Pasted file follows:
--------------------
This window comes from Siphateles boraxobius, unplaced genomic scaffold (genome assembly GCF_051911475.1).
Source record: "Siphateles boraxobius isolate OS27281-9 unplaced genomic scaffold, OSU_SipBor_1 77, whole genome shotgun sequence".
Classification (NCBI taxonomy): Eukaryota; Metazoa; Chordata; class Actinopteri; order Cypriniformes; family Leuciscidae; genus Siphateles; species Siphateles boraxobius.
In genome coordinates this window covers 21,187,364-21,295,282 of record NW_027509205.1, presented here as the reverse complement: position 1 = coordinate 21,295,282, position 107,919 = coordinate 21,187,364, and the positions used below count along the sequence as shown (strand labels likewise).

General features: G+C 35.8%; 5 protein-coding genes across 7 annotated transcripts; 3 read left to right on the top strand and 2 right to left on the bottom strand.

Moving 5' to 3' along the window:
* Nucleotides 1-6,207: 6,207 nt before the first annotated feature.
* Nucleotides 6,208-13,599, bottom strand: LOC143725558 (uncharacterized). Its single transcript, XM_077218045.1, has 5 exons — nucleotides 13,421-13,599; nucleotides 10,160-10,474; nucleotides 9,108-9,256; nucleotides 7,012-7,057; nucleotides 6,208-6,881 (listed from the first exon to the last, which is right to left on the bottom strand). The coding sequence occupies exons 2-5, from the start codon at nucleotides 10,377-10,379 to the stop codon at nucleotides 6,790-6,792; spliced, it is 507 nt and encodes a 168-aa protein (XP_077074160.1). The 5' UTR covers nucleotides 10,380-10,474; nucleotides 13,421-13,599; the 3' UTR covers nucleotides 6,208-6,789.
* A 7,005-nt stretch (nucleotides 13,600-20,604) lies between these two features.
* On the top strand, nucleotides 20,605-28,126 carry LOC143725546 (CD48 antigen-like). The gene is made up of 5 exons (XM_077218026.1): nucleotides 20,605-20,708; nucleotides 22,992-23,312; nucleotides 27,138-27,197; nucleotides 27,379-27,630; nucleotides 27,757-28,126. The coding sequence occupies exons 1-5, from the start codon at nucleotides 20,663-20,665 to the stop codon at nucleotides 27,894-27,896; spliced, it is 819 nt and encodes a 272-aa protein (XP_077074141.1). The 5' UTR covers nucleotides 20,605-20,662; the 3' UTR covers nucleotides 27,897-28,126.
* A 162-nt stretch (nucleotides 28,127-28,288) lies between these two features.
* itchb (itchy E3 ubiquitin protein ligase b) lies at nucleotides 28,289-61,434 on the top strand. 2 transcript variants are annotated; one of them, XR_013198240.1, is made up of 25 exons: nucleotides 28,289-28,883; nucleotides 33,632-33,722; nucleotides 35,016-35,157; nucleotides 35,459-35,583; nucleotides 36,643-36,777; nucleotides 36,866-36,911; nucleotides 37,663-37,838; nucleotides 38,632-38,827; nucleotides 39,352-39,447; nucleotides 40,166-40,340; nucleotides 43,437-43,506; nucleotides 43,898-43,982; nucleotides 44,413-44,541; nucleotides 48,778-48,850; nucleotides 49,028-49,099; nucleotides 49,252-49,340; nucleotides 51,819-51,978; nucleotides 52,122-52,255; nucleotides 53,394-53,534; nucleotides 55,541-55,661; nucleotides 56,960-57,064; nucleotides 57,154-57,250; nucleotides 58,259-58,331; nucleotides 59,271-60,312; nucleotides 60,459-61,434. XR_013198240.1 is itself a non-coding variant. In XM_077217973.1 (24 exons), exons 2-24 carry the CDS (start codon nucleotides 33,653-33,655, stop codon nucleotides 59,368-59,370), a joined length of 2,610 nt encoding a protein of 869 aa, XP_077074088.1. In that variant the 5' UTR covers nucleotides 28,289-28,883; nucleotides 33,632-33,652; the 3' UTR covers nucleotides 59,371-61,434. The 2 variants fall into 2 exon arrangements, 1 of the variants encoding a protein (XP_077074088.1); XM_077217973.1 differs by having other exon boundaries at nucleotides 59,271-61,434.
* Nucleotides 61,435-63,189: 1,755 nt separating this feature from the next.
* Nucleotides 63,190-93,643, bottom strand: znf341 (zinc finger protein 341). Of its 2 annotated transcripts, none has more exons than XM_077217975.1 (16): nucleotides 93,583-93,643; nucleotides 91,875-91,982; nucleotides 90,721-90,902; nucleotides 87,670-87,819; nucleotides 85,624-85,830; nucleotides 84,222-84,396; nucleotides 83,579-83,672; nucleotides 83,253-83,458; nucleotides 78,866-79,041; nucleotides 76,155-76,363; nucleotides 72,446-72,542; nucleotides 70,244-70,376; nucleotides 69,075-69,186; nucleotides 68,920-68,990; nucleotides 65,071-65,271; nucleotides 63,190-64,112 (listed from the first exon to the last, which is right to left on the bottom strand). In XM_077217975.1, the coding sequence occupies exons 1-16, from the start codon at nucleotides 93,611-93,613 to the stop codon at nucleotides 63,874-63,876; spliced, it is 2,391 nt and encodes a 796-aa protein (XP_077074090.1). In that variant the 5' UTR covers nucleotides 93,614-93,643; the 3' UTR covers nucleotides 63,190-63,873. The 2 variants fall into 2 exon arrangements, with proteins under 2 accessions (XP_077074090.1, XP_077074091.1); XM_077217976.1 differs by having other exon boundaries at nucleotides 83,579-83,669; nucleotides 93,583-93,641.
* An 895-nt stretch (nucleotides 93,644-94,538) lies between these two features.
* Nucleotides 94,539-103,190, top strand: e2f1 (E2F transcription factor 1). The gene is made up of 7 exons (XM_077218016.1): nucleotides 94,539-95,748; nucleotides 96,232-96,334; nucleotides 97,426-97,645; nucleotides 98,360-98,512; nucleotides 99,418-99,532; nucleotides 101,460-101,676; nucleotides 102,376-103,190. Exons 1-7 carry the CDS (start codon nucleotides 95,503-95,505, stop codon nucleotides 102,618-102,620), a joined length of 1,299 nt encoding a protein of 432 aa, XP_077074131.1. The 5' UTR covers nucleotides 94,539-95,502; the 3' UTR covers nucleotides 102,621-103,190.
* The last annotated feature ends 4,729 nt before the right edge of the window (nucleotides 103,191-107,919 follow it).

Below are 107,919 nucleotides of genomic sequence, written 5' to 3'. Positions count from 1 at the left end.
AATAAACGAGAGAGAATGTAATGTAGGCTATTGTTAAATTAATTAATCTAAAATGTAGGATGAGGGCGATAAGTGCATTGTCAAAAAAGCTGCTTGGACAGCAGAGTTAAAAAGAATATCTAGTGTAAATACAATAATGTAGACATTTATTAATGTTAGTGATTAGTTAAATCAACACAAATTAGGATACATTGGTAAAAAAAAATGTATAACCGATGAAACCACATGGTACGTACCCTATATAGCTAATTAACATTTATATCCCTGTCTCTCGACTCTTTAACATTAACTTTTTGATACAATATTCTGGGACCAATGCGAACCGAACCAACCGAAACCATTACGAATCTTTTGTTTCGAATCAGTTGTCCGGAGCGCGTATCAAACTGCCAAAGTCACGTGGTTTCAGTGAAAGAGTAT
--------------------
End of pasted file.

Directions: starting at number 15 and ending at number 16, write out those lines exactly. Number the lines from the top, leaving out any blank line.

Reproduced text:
* An 895-nt stretch (nucleotides 93,644-94,538) lies between these two features.
* Nucleotides 94,539-103,190, top strand: e2f1 (E2F transcription factor 1). The gene is made up of 7 exons (XM_077218016.1): nucleotides 94,539-95,748; nucleotides 96,232-96,334; nucleotides 97,426-97,645; nucleotides 98,360-98,512; nucleotides 99,418-99,532; nucleotides 101,460-101,676; nucleotides 102,376-103,190. Exons 1-7 carry the CDS (start codon nucleotides 95,503-95,505, stop codon nucleotides 102,618-102,620), a joined length of 1,299 nt encoding a protein of 432 aa, XP_077074131.1. The 5' UTR covers nucleotides 94,539-95,502; the 3' UTR covers nucleotides 102,621-103,190.